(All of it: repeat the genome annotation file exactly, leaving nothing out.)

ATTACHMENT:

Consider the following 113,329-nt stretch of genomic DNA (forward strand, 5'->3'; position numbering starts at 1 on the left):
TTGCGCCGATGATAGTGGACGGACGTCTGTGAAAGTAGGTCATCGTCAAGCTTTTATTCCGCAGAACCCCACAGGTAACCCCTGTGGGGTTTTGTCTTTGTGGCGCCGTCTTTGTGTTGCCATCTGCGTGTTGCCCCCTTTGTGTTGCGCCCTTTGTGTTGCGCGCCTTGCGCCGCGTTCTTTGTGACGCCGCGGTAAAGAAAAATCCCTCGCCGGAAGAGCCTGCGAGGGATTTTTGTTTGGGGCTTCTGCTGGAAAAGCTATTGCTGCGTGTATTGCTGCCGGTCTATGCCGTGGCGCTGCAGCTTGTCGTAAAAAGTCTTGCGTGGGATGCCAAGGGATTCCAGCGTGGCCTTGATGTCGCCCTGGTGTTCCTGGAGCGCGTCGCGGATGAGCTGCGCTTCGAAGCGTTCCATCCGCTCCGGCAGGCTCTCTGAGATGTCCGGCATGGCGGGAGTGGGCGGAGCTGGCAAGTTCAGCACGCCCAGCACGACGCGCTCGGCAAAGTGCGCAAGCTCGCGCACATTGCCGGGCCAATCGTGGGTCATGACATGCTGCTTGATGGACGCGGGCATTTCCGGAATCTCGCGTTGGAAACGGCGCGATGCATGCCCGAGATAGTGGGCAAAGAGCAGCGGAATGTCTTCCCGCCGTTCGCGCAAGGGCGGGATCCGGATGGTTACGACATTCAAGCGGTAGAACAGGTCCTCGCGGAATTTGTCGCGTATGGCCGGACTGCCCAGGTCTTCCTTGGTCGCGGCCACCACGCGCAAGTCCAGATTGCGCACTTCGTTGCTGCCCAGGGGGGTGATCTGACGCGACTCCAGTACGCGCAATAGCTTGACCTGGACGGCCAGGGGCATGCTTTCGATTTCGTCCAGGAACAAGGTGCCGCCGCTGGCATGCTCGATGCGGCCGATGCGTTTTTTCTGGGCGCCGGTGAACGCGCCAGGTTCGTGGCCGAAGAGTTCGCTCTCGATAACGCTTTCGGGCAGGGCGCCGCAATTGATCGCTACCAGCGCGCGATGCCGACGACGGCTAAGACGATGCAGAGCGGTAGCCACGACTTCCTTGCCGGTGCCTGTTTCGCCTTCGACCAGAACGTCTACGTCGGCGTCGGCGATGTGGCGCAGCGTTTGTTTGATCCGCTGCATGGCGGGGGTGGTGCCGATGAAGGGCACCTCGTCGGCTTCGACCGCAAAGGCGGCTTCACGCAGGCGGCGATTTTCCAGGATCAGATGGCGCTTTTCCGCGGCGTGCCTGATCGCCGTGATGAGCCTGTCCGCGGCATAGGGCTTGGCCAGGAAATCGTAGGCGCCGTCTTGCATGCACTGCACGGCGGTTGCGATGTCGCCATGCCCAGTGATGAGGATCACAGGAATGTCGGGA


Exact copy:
Consider the following 113,329-nt stretch of genomic DNA (forward strand, 5'->3'; position numbering starts at 1 on the left):
TTGCGCCGATGATAGTGGACGGACGTCTGTGAAAGTAGGTCATCGTCAAGCTTTTATTCCGCAGAACCCCACAGGTAACCCCTGTGGGGTTTTGTCTTTGTGGCGCCGTCTTTGTGTTGCCATCTGCGTGTTGCCCCCTTTGTGTTGCGCCCTTTGTGTTGCGCGCCTTGCGCCGCGTTCTTTGTGACGCCGCGGTAAAGAAAAATCCCTCGCCGGAAGAGCCTGCGAGGGATTTTTGTTTGGGGCTTCTGCTGGAAAAGCTATTGCTGCGTGTATTGCTGCCGGTCTATGCCGTGGCGCTGCAGCTTGTCGTAAAAAGTCTTGCGTGGGATGCCAAGGGATTCCAGCGTGGCCTTGATGTCGCCCTGGTGTTCCTGGAGCGCGTCGCGGATGAGCTGCGCTTCGAAGCGTTCCATCCGCTCCGGCAGGCTCTCTGAGATGTCCGGCATGGCGGGAGTGGGCGGAGCTGGCAAGTTCAGCACGCCCAGCACGACGCGCTCGGCAAAGTGCGCAAGCTCGCGCACATTGCCGGGCCAATCGTGGGTCATGACATGCTGCTTGATGGACGCGGGCATTTCCGGAATCTCGCGTTGGAAACGGCGCGATGCATGCCCGAGATAGTGGGCAAAGAGCAGCGGAATGTCTTCCCGCCGTTCGCGCAAGGGCGGGATCCGGATGGTTACGACATTCAAGCGGTAGAACAGGTCCTCGCGGAATTTGTCGCGTATGGCCGGACTGCCCAGGTCTTCCTTGGTCGCGGCCACCACGCGCAAGTCCAGATTGCGCACTTCGTTGCTGCCCAGGGGGGTGATCTGACGCGACTCCAGTACGCGCAATAGCTTGACCTGGACGGCCAGGGGCATGCTTTCGATTTCGTCCAGGAACAAGGTGCCGCCGCTGGCATGCTCGATGCGGCCGATGCGTTTTTTCTGGGCGCCGGTGAACGCGCCAGGTTCGTGGCCGAAGAGTTCGCTCTCGATAACGCTTTCGGGCAGGGCGCCGCAATTGATCGCTACCAGCGCGCGATGCCGACGACGGCTAAGACGATGCAGAGCGGTAGCCACGACTTCCTTGCCGGTGCCTGTTTCGCCTTCGACCAGAACGTCTACGTCGGCGTCGGCGATGTGGCGCAGCGTTTGTTTGATCCGCTGCATGGCGGGGGTGGTGCCGATGAAGGGCACCTCGTCGGCTTCGACCGCAAAGGCGGCTTCACGCAGGCGGCGATTTTCCAGGATCAGATGGCGCTTTTCCGCGGCGTGCCTGATCGCCGTGATGAGCCTGTCCGCGGCATAGGGCTTGGCCAGGAAATCGTAGGCGCCGTCTTGCATGCACTGCACGGCGGTTGCGATGTCGCCATGCCCAGTGATGAGGATCACAGGAATGTCGGGA